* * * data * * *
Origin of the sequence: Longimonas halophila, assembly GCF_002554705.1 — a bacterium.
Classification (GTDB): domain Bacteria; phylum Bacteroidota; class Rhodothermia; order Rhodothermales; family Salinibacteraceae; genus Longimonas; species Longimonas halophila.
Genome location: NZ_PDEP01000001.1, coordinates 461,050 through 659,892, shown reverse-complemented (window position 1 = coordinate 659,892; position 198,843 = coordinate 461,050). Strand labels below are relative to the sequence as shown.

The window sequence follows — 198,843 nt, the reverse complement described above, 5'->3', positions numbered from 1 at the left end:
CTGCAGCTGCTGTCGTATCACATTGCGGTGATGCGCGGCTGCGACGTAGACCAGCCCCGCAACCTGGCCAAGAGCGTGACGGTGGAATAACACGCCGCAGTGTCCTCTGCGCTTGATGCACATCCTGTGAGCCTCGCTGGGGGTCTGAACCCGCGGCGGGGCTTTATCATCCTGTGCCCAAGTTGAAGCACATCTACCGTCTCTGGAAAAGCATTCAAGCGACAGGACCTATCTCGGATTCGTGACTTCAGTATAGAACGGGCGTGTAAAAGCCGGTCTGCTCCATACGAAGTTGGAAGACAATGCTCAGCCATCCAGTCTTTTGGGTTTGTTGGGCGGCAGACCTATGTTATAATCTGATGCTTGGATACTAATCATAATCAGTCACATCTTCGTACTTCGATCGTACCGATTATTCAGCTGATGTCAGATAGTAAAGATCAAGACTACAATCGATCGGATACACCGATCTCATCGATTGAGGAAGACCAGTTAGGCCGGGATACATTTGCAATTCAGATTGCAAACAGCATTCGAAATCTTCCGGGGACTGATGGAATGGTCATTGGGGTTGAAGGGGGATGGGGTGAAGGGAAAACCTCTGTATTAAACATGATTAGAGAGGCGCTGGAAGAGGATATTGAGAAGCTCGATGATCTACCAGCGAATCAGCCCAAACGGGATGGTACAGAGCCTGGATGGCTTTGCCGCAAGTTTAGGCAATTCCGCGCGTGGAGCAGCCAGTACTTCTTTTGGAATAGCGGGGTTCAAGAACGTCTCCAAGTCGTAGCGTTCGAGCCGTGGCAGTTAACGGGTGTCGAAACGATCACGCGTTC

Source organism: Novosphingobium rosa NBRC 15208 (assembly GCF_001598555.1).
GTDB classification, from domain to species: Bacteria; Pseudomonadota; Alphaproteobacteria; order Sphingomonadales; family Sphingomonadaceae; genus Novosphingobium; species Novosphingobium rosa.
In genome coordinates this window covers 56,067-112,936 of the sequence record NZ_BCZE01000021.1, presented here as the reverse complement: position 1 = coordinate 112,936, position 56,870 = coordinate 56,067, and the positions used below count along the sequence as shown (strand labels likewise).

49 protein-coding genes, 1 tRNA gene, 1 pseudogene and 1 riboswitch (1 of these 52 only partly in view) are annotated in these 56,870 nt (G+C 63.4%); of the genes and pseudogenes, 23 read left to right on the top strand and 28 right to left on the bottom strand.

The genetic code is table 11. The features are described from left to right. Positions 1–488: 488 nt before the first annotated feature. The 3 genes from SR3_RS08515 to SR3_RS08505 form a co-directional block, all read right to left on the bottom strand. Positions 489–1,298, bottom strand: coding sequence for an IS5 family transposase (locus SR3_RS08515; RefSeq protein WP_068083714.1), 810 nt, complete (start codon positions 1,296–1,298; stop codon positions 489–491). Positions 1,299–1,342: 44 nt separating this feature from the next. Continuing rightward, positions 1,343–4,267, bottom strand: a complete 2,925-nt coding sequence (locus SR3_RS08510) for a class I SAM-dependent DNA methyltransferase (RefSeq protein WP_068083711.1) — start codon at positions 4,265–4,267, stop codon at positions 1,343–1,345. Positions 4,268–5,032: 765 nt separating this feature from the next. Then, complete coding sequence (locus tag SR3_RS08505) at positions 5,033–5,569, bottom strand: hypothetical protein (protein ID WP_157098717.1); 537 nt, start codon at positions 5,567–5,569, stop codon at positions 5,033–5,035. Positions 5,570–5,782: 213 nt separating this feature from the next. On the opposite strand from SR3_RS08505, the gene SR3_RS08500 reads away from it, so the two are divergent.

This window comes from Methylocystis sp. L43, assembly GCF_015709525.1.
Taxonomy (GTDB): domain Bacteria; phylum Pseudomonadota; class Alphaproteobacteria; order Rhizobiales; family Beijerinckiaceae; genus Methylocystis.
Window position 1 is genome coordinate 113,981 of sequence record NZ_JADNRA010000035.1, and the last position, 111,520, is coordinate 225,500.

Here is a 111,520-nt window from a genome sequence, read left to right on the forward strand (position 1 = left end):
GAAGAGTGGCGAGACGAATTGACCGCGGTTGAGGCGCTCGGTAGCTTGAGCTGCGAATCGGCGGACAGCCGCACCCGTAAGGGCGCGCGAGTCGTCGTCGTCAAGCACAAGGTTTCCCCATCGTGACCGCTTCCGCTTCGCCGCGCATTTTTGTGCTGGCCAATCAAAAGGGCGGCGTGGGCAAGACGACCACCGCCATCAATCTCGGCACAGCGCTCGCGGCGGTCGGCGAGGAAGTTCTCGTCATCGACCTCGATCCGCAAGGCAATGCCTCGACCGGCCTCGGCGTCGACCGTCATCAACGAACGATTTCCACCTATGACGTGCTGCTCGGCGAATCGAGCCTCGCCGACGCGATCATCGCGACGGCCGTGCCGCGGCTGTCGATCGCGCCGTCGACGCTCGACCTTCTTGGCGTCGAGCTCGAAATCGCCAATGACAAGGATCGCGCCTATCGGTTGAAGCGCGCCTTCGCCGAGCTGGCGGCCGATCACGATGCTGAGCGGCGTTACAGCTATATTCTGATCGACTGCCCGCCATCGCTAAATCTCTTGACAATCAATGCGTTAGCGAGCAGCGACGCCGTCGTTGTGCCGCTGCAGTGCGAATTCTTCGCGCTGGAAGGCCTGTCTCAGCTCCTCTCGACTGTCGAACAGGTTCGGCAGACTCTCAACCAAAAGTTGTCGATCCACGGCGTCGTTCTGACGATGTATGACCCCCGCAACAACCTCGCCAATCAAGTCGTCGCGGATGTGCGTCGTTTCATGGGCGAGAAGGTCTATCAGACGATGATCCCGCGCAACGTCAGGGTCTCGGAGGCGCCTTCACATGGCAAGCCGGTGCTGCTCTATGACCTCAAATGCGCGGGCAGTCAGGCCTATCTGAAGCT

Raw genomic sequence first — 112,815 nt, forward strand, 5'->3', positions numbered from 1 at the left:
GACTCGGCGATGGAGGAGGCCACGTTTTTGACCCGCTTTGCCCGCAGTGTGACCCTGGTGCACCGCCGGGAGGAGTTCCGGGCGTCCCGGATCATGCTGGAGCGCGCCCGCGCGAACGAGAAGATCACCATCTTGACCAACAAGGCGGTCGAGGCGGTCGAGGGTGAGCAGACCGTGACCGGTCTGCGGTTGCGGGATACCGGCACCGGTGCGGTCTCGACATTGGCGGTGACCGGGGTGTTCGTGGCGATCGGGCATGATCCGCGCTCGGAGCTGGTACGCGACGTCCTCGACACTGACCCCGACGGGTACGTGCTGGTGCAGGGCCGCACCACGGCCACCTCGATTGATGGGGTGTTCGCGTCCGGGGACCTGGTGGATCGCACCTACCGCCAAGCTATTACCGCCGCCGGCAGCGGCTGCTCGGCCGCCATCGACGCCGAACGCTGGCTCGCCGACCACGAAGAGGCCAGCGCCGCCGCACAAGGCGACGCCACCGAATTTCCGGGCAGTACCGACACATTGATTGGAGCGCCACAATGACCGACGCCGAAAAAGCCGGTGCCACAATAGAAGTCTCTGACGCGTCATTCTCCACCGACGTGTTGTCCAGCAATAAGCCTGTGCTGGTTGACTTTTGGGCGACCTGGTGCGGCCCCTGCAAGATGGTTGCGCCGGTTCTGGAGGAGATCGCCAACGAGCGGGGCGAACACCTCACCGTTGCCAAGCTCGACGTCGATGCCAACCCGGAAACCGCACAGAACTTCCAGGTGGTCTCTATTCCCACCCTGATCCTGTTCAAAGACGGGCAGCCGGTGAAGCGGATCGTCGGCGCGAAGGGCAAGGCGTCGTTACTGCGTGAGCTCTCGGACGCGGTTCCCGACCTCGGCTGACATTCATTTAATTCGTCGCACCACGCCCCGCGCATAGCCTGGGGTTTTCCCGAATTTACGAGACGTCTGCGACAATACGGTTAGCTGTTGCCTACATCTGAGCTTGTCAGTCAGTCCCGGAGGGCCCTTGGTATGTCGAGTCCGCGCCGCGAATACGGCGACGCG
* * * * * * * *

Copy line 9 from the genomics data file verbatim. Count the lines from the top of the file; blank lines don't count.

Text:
49 protein-coding genes, 1 tRNA gene, 1 pseudogene and 1 riboswitch (1 of these 52 only partly in view) are annotated in these 56,870 nt (G+C 63.4%); of the genes and pseudogenes, 23 read left to right on the top strand and 28 right to left on the bottom strand.